Sporadic Sequential
Friday, June 20, 2008
Hmm, Maybe I Should Write A Comic Book Based on My Kids

Crayon Shinchan Vol. 1
By: Yoshito Usui
Length: 128 pages
Price: $7.99
Publisher: CMX

What's that old saying? "It's funny because it's true!" Or was it, "It only hurts when I laugh!"? Those phrases — or some mixture thereof ("I only laugh because it hurts to realize how true it is"?) — were going through my mind when I read volume one of Crayon Shinchan from CMX. I'd read several volumes of Shinchan's exploits before, back when ComicsOne was publishing the series, but that was before I'd ventured into the dangerous waters of child-rearing myself. Now that I have kids of my own, one of whom is close in age to Shinchan and at least as headstrong, the humor in the series takes on a whole new perspective. Although I still find Shinchan's antics amusing, I also find myself empathizing with Shinchan's long-suffering parents quite frequently. (The scenes where Shinchan's parents tsk-tsk another misbehaving child, wondering why the parents can't control their child, only to turn around and find Shinchan engaged in even worse behavior hit especially close to home.)

Maybe that's why Shinchan (and other similar series, such as Dennis the Menace and Calvin and Hobbes) are so popular with parents: it's easier to laugh when it's someone else's kids acting up. For such series to work, a delicate balance has to be struck, where the main child is mischievous without becoming entirely malevolent, otherwise readers will tire of following the character. It's also important when writing a child character to make sure that character actually comes across convincingly as a child. Sure, a writer could go for the the interest generated in the extreme juxtaposition of a child that acts like an adult (and Shinchan gets some of its mileage from that effect), à la Stewie from Family Guy, but in doing so you'd lose the dramatic potential inherent in the parent/child relationship. And despite all of his odd behavior, Shinchan is still recognizably and believably a child, which gives the series a richer undercurrent of familial sentiment than it otherwise would and grounds the humor in a way that rings true for those with experience battling raising children of their own. For example, the scene of Shinchan drawing all over his face (and, uh, other body parts) with his mother's lipstick and then defending his actions by pointing out that she draws all over her face with it is the kind of frustratingly overly-literal child logic that renders parents' attempts at reasoning impotent.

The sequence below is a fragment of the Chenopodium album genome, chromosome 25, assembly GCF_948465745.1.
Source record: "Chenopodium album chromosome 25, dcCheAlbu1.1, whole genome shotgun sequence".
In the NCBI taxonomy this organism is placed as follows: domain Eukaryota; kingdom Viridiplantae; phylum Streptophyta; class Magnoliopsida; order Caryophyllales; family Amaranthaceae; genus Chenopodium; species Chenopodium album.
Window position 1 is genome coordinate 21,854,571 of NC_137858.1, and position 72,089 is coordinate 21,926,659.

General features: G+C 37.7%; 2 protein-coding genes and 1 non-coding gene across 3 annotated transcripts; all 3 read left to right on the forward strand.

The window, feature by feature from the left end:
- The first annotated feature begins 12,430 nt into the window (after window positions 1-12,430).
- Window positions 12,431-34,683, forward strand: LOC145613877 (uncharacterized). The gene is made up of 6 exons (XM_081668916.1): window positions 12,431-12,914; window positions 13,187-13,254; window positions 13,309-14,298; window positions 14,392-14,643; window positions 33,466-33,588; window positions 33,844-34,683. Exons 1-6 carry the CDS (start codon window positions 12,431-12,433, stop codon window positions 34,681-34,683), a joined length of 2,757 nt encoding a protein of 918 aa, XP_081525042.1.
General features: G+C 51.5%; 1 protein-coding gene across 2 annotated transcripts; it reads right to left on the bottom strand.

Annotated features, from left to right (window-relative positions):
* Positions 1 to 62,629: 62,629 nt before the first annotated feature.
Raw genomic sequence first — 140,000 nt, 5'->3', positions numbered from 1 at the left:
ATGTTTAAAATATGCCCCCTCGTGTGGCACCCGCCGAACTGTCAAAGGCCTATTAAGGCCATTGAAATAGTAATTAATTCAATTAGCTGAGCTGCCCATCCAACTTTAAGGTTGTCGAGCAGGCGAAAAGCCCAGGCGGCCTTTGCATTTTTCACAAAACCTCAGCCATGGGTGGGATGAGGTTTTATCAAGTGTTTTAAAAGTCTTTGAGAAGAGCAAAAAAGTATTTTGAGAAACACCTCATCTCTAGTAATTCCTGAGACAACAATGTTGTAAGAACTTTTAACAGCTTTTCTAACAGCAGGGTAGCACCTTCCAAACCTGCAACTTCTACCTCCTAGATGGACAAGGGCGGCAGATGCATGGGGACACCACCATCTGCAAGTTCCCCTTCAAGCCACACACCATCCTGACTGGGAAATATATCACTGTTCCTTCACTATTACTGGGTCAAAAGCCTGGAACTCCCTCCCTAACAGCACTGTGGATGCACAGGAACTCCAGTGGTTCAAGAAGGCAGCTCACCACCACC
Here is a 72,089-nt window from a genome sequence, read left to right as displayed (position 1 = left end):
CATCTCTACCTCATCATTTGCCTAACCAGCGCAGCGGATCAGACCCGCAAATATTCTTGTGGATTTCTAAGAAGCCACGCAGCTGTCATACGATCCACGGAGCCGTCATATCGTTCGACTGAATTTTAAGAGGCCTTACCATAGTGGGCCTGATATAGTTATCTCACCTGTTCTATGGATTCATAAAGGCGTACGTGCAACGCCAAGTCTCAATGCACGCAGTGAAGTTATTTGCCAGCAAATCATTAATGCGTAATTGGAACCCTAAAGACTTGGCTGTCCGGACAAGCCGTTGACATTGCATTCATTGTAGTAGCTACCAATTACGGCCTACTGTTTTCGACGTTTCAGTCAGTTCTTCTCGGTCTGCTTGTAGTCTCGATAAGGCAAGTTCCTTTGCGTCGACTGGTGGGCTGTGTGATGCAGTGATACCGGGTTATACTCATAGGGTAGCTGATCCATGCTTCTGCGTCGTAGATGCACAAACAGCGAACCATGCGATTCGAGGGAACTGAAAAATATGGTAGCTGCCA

I've long since given away my old copies of ComicsOne's versions of Shinchan, so it's difficult for me to offer a side-by-side comparison between the two publishers' presentations. But judging by my old review of ComicsOne's edition of volume one, their book was flipped, so CMX's version will undoubtedly appeal to manga purists. One difference that I did note is that CMX has updated some of the cultural references in the series. ComicsOne also replaced references to Japanese pop culture with reference to American icons, but CMX has further updated the references to be more current. This is probably a good idea, as I doubt that there are too many people in 2008 who would understand why Shinchan and his father are obsessed with Britney Spears as an ideal of female sex appeal. (CMX has updated the references to name Jessica Alba.)

One thing I noticed in my old review was a thought that some readers might be put off by the "simple" or "crude" artwork, a thought that didn't even cross my mind this time. With audiences embracing "crude" artwork in similarly crass-humored series such as South Park and Family Guy, I don't know if this is really much of a concern. Besides, the naive artwork fits the subject matter, as the artwork in Shinchan looks like something a child himself might come up with.

CMX's production values are once again very nice. The only glitch I noticed was a stray panel where several "I"s mysteriously vanished:

Is dropping your "i"s the latest form of text-speak?

Other than that, the book looked top-rate, with eight color pages at the front. A 12-page preview can be found on CMX's site.

This review is based on a complimentary copy provided by the publisher.

Labels: , , ,